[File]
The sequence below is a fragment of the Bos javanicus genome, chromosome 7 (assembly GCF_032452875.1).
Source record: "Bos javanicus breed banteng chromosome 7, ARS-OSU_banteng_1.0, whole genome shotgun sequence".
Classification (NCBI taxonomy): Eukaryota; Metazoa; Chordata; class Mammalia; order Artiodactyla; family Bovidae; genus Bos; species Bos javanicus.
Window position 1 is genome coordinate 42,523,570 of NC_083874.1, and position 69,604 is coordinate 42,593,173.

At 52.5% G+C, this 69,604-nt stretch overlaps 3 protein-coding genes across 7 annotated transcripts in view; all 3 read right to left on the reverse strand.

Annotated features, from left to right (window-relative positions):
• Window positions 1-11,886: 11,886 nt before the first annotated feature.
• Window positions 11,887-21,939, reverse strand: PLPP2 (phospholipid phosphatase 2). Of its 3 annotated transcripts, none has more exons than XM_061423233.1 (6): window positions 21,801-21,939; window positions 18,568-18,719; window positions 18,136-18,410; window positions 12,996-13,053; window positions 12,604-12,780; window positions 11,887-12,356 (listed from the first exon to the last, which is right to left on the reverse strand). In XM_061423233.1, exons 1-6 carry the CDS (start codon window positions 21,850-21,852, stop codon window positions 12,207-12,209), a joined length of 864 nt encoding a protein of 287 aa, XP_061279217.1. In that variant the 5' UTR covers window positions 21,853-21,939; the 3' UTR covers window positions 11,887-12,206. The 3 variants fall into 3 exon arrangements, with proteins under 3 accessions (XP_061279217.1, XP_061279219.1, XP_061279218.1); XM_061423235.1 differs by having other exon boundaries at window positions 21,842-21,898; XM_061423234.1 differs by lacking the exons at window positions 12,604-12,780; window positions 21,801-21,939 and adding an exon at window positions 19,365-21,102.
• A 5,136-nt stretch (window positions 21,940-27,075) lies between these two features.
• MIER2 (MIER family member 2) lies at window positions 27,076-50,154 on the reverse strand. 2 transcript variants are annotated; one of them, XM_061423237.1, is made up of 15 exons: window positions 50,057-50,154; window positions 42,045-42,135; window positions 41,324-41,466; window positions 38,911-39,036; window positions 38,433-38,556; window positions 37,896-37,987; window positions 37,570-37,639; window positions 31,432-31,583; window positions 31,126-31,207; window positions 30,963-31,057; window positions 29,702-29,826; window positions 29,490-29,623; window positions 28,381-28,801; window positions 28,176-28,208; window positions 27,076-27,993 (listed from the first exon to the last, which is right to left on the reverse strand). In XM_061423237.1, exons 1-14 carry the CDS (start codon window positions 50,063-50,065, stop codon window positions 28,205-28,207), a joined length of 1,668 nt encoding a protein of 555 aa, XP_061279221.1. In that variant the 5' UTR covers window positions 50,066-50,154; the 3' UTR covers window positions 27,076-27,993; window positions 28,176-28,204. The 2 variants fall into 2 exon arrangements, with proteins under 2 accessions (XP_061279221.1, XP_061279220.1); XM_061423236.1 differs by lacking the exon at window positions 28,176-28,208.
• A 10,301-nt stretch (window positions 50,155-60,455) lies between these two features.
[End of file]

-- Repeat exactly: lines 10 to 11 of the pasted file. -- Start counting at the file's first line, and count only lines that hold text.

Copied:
• MIER2 (MIER family member 2) lies at window positions 27,076-50,154 on the reverse strand. 2 transcript variants are annotated; one of them, XM_061423237.1, is made up of 15 exons: window positions 50,057-50,154; window positions 42,045-42,135; window positions 41,324-41,466; window positions 38,911-39,036; window positions 38,433-38,556; window positions 37,896-37,987; window positions 37,570-37,639; window positions 31,432-31,583; window positions 31,126-31,207; window positions 30,963-31,057; window positions 29,702-29,826; window positions 29,490-29,623; window positions 28,381-28,801; window positions 28,176-28,208; window positions 27,076-27,993 (listed from the first exon to the last, which is right to left on the reverse strand). In XM_061423237.1, exons 1-14 carry the CDS (start codon window positions 50,063-50,065, stop codon window positions 28,205-28,207), a joined length of 1,668 nt encoding a protein of 555 aa, XP_061279221.1. In that variant the 5' UTR covers window positions 50,066-50,154; the 3' UTR covers window positions 27,076-27,993; window positions 28,176-28,204. The 2 variants fall into 2 exon arrangements, with proteins under 2 accessions (XP_061279221.1, XP_061279220.1); XM_061423236.1 differs by lacking the exon at window positions 28,176-28,208.
• A 10,301-nt stretch (window positions 50,155-60,455) lies between these two features.